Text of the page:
posted by cholly at 10:03 PM on June 28 [1 favorite]

Always sweep (or vacuum) the floor before you mop it. Otherwise you just push the dirt around.
posted by colfax at 2:18 AM on June 29 [1 favorite]

I recently got the robot vacuum recommended by The Sweethome, and it makes me enormously happy, and keeps my place much cleaner. It also encourages me to keep things off the floors!
posted by ocherdraco at 2:50 AM on June 29

The easiest thing to do that helps with cleaning, I find, is not to let things get that messy to begin with. Do as much daily cleaning as you can stand or can get yourself into a habit with: wipe your counters and sinks down quickly with wipes, do the take something with you when you leave a room thing and put it where it belongs. You'll still have to do the "big" cleaning, sure, but it will take you a lot less time if you're not spending time beforehand putting things away and really have to scrub counters, etc.
posted by not that mimi at 5:29 AM on June 29 [1 favorite]

I learned to clean from a company called The Clean Team. They have a book that trains how to clean based on best principles of energy economy, cleaning top to bottom, carrying your tools in a apron you wear. I still have the gear I bought from them 20 years ago. Learning to clean efficiently has saved me thousands of hours of effort. I used to do unit turnover as a resident manager so knowing how to work efficiently was invaluable.
posted by diode at 6:03 AM on June 29 [2 favorites]

A broom with a dustpan that allows you to collect the dirt without bending over (called a standing or upright broom and dustpan set) is a nice to have.

Agreed on spray bottles where you need them. I use a soap and water solution for surface cleaning (counters, spills, toilets), and a vinegar and water solution for mirrors and glass.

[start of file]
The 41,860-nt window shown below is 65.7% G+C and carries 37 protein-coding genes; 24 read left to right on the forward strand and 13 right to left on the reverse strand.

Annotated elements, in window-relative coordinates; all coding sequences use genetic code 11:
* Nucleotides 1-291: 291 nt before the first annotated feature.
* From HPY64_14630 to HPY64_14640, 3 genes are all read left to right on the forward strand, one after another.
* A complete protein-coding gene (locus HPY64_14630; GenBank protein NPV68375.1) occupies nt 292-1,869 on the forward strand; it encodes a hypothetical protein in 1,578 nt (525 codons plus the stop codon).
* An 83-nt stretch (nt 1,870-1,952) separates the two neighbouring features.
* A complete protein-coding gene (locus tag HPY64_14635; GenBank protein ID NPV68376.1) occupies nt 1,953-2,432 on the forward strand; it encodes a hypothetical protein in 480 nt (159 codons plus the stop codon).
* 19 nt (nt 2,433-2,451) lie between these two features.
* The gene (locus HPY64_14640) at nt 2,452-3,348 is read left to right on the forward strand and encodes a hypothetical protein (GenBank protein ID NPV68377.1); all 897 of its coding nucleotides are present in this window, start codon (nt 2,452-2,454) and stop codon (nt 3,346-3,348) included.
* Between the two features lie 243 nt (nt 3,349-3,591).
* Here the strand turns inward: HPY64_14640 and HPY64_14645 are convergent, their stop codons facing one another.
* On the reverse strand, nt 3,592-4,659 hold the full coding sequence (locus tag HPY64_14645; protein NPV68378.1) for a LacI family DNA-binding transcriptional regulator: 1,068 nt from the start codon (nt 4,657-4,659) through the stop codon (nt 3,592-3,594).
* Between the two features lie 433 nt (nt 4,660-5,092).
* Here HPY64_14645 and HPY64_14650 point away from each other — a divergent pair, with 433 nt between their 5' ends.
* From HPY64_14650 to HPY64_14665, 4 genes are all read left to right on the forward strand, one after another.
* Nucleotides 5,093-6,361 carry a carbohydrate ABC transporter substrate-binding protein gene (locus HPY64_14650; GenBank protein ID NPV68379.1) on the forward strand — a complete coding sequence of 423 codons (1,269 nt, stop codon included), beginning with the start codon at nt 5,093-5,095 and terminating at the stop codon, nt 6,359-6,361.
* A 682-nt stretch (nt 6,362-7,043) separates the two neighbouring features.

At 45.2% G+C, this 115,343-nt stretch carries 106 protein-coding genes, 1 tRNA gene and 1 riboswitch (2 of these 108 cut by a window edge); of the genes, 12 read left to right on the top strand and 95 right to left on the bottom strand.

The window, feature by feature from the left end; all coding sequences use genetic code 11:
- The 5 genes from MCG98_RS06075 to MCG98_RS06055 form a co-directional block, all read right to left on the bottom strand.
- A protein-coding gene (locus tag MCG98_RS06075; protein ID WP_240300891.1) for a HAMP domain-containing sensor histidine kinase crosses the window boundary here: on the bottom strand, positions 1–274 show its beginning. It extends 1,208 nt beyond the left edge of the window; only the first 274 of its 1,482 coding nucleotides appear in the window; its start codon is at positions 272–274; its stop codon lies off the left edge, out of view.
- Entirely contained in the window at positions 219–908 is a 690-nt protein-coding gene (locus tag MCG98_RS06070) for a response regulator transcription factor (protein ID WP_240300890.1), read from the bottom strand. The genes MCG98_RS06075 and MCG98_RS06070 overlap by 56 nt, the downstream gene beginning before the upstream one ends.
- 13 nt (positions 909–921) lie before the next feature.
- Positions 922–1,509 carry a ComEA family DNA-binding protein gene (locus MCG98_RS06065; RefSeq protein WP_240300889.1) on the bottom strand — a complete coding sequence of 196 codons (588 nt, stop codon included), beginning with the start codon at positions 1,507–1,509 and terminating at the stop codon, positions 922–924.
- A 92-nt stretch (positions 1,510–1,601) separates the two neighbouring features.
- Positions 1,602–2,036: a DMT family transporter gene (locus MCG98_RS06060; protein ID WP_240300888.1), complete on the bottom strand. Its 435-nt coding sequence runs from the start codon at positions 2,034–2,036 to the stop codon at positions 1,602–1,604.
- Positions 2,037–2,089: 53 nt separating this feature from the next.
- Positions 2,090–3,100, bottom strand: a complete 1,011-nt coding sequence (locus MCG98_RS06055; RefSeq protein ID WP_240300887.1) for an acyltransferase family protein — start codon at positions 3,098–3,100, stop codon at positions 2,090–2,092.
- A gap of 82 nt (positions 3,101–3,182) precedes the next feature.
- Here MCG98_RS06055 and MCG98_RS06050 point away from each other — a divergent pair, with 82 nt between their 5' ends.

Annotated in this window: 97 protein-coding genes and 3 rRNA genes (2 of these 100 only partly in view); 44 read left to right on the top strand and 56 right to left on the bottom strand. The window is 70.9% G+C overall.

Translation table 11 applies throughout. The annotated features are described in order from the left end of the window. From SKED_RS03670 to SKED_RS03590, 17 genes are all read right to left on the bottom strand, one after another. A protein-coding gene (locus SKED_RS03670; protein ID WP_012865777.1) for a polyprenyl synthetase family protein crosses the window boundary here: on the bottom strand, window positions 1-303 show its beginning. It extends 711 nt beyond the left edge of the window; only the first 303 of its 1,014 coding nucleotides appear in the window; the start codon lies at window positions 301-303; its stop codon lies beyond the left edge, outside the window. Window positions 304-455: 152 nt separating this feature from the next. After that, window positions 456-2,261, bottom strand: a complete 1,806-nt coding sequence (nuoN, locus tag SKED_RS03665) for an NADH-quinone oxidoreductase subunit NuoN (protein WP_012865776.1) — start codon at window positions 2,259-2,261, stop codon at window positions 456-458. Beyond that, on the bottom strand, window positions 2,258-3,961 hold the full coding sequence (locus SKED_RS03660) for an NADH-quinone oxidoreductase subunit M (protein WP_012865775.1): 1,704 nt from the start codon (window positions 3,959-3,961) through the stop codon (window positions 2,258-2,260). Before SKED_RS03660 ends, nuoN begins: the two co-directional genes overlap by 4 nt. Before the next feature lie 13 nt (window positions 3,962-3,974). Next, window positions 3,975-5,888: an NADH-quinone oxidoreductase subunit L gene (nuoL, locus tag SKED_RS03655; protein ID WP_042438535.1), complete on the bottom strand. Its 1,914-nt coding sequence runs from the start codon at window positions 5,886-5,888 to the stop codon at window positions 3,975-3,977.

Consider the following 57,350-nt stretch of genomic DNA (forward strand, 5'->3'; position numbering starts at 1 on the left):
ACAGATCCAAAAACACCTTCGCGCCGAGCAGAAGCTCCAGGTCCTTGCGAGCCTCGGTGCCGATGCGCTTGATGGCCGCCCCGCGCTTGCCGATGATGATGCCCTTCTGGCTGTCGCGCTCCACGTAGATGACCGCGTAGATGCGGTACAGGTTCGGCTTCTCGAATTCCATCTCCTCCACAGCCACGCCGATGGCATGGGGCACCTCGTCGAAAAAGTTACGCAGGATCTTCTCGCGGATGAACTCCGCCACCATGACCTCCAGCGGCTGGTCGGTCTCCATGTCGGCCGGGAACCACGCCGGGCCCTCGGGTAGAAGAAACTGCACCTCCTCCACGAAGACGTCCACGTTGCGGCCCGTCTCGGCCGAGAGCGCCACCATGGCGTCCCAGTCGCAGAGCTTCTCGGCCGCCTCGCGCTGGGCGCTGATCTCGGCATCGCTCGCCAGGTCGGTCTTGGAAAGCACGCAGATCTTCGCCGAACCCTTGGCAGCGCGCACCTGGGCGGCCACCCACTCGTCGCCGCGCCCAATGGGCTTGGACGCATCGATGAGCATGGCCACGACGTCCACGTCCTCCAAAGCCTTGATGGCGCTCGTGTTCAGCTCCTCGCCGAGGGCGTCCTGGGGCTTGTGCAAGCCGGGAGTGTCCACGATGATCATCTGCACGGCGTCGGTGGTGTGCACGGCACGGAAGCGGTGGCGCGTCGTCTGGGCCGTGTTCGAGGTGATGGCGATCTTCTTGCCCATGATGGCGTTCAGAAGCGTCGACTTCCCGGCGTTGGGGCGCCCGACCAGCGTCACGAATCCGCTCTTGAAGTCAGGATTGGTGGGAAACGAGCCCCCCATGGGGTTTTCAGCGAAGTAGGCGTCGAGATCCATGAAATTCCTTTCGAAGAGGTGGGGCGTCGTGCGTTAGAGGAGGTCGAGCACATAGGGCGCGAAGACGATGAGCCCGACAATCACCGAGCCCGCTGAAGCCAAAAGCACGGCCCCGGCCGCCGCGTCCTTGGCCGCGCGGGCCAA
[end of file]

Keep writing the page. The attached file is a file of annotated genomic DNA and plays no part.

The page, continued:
posted by lafemma at 6:25 AM on June 29 [1 favorite]

Wow, great answers so far, thank you!

Any and all minutia welcomed, no matter how small!

The robot ocherdance linked is the exact one I just ordered! :) So for the floors, it sounds like I need that to keep the cat hair tumbleweeds under control on a daily basis, plus a way to sweep or dust, plus a way to mop? Does a swiffer do the same job as a broom? Would the swiffer with duster and mop attachments do everything I need here?

Do I just get something called "Bathroom cleaner" for the bathroom, and "Kitchen cleaner" for the kitchen, "Glass cleaner" for the glass, or is there more of a science to it than that? At the grocery store/Target?

I move in a couple weeks, so the evaluation in the thread jgirl linked ("What do I need in this room?" instead of "what can I get rid of in this room") will be very useful! I've already Konmarie'd the heck out of my stuff (most fun I've had in years!)
posted by bluesky78987 at 7:37 AM on June 29

I second the Clean Team recommendation - their tips on bathroom cleaning alone are worth the cost of the book. I've never bought any of their products, but the tips on having great smelling cleaning supplies stored in every room are spot on. I can seriously clean my entire bathroom/kitchen in about 10-15 minutes with their techniques, and that includes decluttering.